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COVID-19 surges on Himalayan peaks as climbers keep testing positive

Nepal has eased quarantine rules in a bid to give a boost to its COVID-hit tourism industry and has issued Everest climbing permits to approximately 400 people. However, reports suggest that over 30 climbers have tested positive for coronavirus and have allegedly been evacuated from the foot of Mount Everest, raising fears of a serious outbreak.

Coronavirus has made its way to the Himalayan peak of “Dhaulagiri” , 214 miles (344 km) west of the world’s highest mountain, Everest, shortly after over 30 climbers had reportedly tested positive for COVID-19 and were evacuated from the Everest base camp.

Situated in western Nepal, Dhaulagiri is the seventh highest mountain in the world.

In the last two days, at least 19 people have been evacuated out of the Dhaulagiri base camp after several people began showing symptoms of the virus. Upon testing, seven of the evacuated climbers emerged coronavirus-positive.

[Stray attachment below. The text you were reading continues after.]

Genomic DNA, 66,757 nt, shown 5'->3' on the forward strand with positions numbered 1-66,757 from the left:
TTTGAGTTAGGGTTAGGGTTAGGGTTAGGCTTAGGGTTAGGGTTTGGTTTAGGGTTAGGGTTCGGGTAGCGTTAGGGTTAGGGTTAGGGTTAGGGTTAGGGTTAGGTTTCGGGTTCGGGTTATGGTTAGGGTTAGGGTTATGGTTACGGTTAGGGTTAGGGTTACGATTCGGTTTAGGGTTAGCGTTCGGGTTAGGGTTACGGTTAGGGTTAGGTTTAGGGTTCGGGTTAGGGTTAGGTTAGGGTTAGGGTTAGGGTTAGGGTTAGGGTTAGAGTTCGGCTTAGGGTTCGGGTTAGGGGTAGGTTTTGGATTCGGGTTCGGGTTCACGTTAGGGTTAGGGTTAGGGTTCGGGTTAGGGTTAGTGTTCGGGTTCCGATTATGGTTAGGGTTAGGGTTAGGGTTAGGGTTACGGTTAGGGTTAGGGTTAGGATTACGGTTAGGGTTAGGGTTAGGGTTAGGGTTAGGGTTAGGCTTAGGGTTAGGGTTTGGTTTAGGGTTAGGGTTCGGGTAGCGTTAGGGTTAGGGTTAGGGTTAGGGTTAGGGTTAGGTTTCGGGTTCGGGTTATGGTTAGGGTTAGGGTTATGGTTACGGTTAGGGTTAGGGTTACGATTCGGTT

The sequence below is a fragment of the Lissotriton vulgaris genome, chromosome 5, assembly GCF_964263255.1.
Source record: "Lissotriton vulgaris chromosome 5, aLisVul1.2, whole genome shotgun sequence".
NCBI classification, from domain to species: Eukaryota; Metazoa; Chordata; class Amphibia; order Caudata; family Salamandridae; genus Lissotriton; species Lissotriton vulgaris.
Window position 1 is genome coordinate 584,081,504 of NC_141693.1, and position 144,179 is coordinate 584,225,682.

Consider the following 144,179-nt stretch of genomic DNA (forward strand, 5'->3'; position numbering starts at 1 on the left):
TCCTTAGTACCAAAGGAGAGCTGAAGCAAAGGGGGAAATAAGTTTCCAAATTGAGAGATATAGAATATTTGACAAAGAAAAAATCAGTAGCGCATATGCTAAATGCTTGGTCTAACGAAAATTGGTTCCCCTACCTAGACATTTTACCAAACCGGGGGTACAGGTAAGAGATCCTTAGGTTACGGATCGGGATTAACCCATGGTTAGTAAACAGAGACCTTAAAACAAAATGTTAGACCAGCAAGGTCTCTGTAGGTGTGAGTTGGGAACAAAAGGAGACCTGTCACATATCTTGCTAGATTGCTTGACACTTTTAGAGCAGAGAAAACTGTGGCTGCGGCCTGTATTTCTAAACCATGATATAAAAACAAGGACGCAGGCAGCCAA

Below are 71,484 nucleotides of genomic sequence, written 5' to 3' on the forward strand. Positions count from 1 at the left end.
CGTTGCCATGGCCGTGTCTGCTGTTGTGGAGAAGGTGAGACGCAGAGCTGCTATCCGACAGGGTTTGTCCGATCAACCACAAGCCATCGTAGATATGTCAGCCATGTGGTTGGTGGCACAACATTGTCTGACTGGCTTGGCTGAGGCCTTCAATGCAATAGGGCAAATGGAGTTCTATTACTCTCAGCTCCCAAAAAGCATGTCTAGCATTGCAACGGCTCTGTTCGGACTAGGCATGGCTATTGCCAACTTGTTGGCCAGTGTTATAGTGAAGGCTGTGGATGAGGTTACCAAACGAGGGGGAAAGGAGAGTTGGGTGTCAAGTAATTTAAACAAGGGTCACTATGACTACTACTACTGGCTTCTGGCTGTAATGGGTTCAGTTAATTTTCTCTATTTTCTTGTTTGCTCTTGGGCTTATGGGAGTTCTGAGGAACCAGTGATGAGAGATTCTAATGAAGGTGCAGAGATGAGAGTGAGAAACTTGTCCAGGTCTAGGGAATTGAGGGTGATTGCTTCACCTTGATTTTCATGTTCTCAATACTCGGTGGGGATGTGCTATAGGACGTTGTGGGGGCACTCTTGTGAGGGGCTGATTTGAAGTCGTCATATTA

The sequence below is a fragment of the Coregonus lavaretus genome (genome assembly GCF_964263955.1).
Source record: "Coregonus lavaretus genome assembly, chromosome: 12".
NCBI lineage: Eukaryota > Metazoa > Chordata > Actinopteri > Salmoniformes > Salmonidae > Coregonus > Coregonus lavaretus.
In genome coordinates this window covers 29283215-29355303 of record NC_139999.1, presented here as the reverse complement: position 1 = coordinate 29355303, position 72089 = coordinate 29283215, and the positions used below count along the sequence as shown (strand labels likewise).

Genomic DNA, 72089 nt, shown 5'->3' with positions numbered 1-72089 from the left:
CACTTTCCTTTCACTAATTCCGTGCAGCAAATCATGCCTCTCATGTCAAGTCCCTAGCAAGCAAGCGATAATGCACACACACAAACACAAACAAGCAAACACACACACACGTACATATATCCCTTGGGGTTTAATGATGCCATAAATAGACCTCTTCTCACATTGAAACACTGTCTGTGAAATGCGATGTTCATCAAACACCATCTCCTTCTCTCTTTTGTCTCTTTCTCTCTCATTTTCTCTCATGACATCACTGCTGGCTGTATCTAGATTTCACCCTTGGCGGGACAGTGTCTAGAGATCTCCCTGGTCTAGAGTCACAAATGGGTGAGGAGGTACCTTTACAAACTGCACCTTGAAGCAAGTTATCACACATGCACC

Nepal has a population of 30 million people has started witnessing over 2,000 fresh cases per day.

In April, a Norwegian climber was the first to test positive after being airlifted from the Everest base camp to a hospital in Kathmandu city, the capital of Nepal. The climber had begun to complain of what seemed like high-altitude pulmonary edema, which occurs in people at high altitudes typically above 2,500 meters (8,200 ft).

Despite recording COVID cases consistently, Nepal opened its doors to mountain expeditions to balance its virus-hit economy.

The tourism ministry of Nepal has issued permits for 377 climbers seeking to reach the prestigious Everest summit. After COVID positive cases were detected at the Everest and Dhaulagiri base camps, the Nepal Army jumped into action and is conducting virus tests among the climbers.

China, on the other hand, has kept Everest treks from its side suspended in the wake of the pandemic. 

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